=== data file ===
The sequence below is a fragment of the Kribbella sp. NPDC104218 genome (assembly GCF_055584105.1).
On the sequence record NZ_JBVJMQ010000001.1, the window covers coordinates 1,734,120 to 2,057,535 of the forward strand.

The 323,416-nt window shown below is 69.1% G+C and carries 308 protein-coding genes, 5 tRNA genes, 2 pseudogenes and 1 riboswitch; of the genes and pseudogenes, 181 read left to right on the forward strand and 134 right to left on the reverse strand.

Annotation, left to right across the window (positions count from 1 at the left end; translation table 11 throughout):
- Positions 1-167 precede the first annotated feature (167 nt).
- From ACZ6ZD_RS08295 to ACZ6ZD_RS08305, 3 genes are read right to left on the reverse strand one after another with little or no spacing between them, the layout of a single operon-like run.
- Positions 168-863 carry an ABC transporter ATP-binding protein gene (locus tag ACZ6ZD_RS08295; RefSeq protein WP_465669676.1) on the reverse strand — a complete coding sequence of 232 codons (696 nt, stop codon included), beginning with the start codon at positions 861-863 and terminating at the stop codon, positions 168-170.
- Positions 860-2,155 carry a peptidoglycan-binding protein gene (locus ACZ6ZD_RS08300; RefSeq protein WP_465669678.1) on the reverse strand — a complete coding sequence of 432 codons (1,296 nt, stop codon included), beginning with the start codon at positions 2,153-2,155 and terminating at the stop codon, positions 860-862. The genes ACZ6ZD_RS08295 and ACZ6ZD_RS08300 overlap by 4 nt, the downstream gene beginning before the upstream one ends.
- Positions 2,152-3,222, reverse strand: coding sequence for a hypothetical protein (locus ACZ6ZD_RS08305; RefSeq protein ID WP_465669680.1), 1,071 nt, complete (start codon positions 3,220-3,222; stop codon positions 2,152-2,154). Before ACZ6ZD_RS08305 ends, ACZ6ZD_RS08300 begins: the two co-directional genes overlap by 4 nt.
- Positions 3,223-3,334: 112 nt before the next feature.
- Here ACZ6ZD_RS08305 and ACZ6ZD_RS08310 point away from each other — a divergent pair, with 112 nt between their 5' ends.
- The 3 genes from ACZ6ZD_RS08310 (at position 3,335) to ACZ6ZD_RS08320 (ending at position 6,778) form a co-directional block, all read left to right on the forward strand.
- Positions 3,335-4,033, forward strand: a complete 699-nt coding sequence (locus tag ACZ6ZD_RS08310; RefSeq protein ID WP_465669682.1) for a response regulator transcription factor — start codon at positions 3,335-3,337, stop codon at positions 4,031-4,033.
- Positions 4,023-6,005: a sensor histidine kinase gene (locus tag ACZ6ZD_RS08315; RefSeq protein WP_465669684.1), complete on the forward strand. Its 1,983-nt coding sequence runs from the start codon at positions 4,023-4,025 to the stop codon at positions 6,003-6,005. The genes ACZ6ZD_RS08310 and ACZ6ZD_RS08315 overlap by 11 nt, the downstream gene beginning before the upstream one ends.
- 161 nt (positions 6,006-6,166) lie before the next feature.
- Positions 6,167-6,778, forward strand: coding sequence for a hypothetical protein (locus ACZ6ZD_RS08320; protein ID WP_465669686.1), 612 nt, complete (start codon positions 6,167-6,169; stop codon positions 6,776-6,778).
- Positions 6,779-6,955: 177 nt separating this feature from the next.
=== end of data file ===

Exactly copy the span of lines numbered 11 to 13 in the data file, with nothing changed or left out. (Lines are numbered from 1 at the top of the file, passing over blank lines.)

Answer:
- Here ACZ6ZD_RS08305 and ACZ6ZD_RS08310 point away from each other — a divergent pair, with 112 nt between their 5' ends.
- The 3 genes from ACZ6ZD_RS08310 (at position 3,335) to ACZ6ZD_RS08320 (ending at position 6,778) form a co-directional block, all read left to right on the forward strand.
- Positions 3,335-4,033, forward strand: a complete 699-nt coding sequence (locus tag ACZ6ZD_RS08310; RefSeq protein ID WP_465669682.1) for a response regulator transcription factor — start codon at positions 3,335-3,337, stop codon at positions 4,031-4,033.